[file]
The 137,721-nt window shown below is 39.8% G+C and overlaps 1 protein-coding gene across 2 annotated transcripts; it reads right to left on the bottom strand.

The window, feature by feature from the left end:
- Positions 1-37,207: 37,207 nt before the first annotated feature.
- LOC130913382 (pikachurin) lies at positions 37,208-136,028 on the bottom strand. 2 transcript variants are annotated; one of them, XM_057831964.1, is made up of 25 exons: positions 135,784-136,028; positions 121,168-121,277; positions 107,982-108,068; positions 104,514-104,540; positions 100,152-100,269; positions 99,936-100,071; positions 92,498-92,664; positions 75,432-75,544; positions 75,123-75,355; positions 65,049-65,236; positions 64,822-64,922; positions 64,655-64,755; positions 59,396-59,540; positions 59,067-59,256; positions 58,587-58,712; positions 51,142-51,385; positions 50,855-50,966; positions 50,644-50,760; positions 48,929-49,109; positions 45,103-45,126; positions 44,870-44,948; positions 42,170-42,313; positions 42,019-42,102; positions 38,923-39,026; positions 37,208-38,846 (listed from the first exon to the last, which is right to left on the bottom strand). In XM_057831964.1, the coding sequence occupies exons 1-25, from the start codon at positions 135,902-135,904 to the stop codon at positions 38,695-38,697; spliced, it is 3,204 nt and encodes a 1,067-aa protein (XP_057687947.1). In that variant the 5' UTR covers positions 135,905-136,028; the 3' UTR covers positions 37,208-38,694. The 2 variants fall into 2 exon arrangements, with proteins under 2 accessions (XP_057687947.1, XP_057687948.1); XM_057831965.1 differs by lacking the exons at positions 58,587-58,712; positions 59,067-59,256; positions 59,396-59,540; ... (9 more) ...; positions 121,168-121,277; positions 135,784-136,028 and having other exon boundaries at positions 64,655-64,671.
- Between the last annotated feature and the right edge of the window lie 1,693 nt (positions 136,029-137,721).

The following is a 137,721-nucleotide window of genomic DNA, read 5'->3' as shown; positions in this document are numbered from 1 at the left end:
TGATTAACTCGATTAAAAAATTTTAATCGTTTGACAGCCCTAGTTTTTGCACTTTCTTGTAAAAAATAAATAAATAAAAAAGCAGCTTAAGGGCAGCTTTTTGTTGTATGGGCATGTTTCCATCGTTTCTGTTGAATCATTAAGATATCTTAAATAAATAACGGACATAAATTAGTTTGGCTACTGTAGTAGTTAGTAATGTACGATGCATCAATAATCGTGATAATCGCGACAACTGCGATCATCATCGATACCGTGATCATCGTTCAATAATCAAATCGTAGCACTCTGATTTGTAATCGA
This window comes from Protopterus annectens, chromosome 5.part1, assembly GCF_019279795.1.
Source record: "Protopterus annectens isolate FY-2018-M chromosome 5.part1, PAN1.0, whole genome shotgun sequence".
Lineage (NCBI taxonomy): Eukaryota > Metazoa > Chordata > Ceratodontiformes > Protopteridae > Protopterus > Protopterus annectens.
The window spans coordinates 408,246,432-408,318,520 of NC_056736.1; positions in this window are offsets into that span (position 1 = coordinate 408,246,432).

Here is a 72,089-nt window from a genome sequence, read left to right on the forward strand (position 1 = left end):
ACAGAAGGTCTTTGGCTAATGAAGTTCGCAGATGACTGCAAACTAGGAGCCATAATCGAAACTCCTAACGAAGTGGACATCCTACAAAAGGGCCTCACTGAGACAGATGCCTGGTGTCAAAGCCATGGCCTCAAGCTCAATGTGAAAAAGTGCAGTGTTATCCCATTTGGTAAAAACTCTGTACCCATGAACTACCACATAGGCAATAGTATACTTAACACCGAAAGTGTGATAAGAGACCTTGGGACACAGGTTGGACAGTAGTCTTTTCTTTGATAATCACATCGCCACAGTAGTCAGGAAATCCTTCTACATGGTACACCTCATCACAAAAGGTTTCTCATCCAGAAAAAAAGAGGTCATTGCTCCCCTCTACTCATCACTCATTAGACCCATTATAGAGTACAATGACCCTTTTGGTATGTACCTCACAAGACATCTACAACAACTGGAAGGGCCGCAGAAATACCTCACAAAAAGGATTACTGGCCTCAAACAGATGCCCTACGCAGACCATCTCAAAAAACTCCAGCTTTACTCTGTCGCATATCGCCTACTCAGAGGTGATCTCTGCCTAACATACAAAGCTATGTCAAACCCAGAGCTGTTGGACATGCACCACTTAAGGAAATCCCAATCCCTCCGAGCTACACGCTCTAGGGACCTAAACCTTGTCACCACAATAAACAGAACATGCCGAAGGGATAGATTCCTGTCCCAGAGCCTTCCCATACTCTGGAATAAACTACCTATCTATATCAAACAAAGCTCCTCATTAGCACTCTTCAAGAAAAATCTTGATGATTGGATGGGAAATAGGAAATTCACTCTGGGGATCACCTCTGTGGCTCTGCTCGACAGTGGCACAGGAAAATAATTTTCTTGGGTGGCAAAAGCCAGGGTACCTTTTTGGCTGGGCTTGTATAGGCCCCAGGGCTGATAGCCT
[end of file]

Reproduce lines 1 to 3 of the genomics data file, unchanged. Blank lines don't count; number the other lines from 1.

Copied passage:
The 137,721-nt window shown below is 39.8% G+C and overlaps 1 protein-coding gene across 2 annotated transcripts; it reads right to left on the bottom strand.

The window, feature by feature from the left end:
- Positions 1-37,207: 37,207 nt before the first annotated feature.